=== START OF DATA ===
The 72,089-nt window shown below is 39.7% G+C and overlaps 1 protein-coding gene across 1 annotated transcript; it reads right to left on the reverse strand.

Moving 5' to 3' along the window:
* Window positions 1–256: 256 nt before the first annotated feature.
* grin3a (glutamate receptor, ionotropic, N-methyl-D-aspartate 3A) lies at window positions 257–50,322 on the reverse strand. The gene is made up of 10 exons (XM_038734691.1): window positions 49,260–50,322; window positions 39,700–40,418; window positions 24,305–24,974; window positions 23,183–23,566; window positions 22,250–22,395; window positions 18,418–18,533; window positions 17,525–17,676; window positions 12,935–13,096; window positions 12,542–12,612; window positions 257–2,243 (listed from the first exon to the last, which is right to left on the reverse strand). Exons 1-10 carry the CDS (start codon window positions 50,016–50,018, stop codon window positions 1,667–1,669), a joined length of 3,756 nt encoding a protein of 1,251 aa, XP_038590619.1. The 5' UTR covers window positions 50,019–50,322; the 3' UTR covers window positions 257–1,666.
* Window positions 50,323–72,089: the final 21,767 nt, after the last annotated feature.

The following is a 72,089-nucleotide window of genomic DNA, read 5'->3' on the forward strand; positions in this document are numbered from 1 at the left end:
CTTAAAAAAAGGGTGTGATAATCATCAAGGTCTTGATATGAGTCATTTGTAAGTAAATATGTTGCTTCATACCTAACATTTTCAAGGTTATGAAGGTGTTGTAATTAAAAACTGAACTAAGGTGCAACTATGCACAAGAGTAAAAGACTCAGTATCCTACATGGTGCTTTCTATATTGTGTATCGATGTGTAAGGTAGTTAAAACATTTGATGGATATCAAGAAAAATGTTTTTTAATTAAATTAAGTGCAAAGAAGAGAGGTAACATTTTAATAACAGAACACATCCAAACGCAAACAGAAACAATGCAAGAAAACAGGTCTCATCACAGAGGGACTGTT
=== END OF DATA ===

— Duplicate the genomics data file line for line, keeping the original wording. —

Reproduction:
The 72,089-nt window shown below is 39.7% G+C and overlaps 1 protein-coding gene across 1 annotated transcript; it reads right to left on the reverse strand.

Moving 5' to 3' along the window:
* Window positions 1–256: 256 nt before the first annotated feature.
* grin3a (glutamate receptor, ionotropic, N-methyl-D-aspartate 3A) lies at window positions 257–50,322 on the reverse strand. The gene is made up of 10 exons (XM_038734691.1): window positions 49,260–50,322; window positions 39,700–40,418; window positions 24,305–24,974; window positions 23,183–23,566; window positions 22,250–22,395; window positions 18,418–18,533; window positions 17,525–17,676; window positions 12,935–13,096; window positions 12,542–12,612; window positions 257–2,243 (listed from the first exon to the last, which is right to left on the reverse strand). Exons 1-10 carry the CDS (start codon window positions 50,016–50,018, stop codon window positions 1,667–1,669), a joined length of 3,756 nt encoding a protein of 1,251 aa, XP_038590619.1. The 5' UTR covers window positions 50,019–50,322; the 3' UTR covers window positions 257–1,666.
* Window positions 50,323–72,089: the final 21,767 nt, after the last annotated feature.

The following is a 72,089-nucleotide window of genomic DNA, read 5'->3' on the forward strand; positions in this document are numbered from 1 at the left end:
CTTAAAAAAAGGGTGTGATAATCATCAAGGTCTTGATATGAGTCATTTGTAAGTAAATATGTTGCTTCATACCTAACATTTTCAAGGTTATGAAGGTGTTGTAATTAAAAACTGAACTAAGGTGCAACTATGCACAAGAGTAAAAGACTCAGTATCCTACATGGTGCTTTCTATATTGTGTATCGATGTGTAAGGTAGTTAAAACATTTGATGGATATCAAGAAAAATGTTTTTTAATTAAATTAAGTGCAAAGAAGAGAGGTAACATTTTAATAACAGAACACATCCAAACGCAAACAGAAACAATGCAAGAAAACAGGTCTCATCACAGAGGGACTGTT